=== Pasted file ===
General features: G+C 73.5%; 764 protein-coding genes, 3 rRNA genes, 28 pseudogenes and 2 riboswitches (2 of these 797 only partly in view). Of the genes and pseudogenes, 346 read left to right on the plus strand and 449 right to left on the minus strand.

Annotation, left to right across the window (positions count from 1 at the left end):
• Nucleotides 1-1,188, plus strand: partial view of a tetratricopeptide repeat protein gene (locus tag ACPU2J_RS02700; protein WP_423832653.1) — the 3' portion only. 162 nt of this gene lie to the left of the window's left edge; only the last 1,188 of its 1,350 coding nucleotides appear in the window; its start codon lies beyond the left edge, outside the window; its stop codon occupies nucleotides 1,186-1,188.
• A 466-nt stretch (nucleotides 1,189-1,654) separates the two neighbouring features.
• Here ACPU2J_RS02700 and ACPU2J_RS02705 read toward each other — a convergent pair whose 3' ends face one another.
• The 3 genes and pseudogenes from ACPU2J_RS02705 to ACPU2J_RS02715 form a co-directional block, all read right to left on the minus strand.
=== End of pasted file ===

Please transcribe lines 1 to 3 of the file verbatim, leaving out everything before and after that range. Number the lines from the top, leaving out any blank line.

General features: G+C 73.5%; 764 protein-coding genes, 3 rRNA genes, 28 pseudogenes and 2 riboswitches (2 of these 797 only partly in view). Of the genes and pseudogenes, 346 read left to right on the plus strand and 449 right to left on the minus strand.

Annotation, left to right across the window (positions count from 1 at the left end):
• Nucleotides 1-1,188, plus strand: partial view of a tetratricopeptide repeat protein gene (locus tag ACPU2J_RS02700; protein WP_423832653.1) — the 3' portion only. 162 nt of this gene lie to the left of the window's left edge; only the last 1,188 of its 1,350 coding nucleotides appear in the window; its start codon lies beyond the left edge, outside the window; its stop codon occupies nucleotides 1,186-1,188.